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The K-12 Lobotomy
Right Side news ^ | August 29, 2013 | Bruce Deitrick Price

Posted on 10/03/2013 6:59:38 PM PDT by BruceDeitrickPrice

(Summary: In many ways, public schools seem deliberately organized to diminish intellect, not to enlarge it.)

An acquaintance sent this note: “My sister tells of teaching math to college freshmen. The question was: If X plus 5 = 10, what is the value of X? It took her an entire week to get the kids to finally say ‘5.’ So the following Monday, just on a hunch, she gave them another problem: If Y plus 5 = 10, what is the value of Y? And no one could answer!”

Remember, these students have been admitted to a community college. Presumably, many studied Algebra around the ninth grade. The teacher is an experienced veteran who knows mathematics.

How can anyone explain this anecdote?

You would surely conclude that public schools did a terrible job. But the situation seems more ominous than even this summary suggests. These students have been made dumber at 19 than they probably were at 12. They can’t understand a simple idea, even when it’s explained to them for days. It’s almost as if someone had performed a long, slow lobotomy on these young brains.

How do the public schools achieve this diminishment?

Suppose you were serious about achieving exactly that goal. There are techniques you would automatically use. Books could be written on each technique, and probably have. But I’ll be brief. It’s the totality of the effect that we need to contemplate, not the details.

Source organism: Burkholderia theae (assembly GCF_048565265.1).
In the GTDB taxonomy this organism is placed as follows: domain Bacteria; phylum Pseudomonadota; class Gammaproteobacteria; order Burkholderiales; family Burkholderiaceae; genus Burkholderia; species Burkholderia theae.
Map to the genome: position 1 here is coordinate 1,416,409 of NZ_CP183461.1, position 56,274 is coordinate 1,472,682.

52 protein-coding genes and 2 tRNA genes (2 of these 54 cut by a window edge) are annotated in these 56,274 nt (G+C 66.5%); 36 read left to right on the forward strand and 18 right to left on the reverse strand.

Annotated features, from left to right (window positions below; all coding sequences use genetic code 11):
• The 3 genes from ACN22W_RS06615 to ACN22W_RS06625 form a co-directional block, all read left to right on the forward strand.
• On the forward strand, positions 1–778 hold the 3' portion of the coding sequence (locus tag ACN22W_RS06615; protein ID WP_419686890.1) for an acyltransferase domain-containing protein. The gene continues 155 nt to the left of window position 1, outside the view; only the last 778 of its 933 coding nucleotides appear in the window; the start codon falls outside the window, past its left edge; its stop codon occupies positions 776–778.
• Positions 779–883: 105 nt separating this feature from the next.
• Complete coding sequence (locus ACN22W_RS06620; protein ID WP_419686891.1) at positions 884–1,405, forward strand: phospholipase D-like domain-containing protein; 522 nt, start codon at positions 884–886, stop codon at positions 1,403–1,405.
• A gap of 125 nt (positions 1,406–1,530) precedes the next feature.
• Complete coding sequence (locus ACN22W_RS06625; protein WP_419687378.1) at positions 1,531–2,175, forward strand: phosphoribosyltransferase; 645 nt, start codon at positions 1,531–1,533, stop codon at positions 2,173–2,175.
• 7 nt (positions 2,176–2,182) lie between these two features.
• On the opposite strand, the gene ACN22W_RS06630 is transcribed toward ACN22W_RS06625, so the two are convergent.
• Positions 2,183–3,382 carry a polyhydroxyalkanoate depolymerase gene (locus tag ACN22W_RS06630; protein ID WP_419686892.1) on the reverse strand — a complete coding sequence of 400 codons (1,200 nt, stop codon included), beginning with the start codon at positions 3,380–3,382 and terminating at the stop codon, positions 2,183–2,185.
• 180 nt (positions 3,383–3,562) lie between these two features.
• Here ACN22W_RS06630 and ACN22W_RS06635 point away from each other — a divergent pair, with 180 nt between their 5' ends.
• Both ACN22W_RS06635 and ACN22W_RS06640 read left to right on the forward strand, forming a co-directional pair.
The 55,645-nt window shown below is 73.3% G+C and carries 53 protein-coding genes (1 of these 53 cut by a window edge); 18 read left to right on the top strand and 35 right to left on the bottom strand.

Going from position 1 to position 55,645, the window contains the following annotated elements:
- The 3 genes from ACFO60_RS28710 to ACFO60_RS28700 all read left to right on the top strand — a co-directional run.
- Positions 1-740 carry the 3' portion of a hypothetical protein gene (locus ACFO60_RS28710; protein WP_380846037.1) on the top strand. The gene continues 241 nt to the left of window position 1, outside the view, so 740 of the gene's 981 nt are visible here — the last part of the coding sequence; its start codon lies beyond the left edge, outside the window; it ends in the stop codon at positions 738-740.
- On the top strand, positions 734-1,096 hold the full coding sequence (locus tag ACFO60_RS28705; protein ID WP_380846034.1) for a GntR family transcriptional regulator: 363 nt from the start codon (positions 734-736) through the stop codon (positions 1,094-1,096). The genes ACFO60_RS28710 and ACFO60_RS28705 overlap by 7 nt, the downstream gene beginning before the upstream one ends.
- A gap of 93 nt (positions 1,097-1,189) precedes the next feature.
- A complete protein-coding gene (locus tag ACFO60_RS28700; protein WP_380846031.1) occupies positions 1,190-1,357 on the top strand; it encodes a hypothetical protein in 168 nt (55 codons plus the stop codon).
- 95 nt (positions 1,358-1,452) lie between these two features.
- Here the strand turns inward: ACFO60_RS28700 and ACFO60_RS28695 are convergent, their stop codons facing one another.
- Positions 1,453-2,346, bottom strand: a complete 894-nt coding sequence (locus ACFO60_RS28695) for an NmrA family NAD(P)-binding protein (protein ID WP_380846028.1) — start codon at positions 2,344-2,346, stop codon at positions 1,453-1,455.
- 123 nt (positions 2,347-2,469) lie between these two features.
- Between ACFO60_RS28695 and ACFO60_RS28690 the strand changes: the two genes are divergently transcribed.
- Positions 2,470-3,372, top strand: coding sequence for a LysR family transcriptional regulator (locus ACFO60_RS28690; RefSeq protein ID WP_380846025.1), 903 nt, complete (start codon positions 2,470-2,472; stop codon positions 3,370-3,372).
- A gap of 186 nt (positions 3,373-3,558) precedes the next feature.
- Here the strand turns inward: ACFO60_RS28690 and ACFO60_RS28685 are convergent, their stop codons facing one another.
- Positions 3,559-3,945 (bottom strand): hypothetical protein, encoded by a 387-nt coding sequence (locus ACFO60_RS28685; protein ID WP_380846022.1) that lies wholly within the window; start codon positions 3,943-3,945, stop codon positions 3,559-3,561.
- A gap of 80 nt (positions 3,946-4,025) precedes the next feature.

1) You ensure a general disorderliness, with lots of interruptions and chatter from loudspeakers. Discipline is slack. Ideally, unmanageable students are kept in the classroom. If children feel insecure and frightened, that’s helpful.

2) You curtail or eliminate recess and physical activity. You want the children confined and lethargic, or bored and restless.

3) You divide students into small groups. They are graded as a group, praised as a group, and addressed as a growth. They learn not to trust their own thinking.

4) You keep children constantly engaged in trivial “activities.” They sing a song or talk about their favorite day of the week. What matters is that the activities have no academic content.

5) You ensure that the classroom does not contain maps, especially of the US or the world. Geographical details are rarely mentioned.

6) You make sure that teachers think of themselves as facilitators. They do not communicate information to the students. Teachers emphasize that facts need not be memorized. History and science are skimmed, not taught.

7) Literacy is constantly referenced; and the classroom is filled with books. However, the methods used to teach reading are designed not to be effective. (The central sophistry is to teach English, a phonetic language, as if it’s a hieroglyphic language.)

8) Math is referenced every day. However, the methods used to teach arithmetic are designed to be ineffective. New topics are introduced helter-skelter. Often these topics are exotic and complicated. Weird techniques are taught. Even in the sixth grade, most children can’t multiply and divide, and don’t understand decimals and fractions. They are dependent on calculators. As college students, they don’t know what 7×8 is.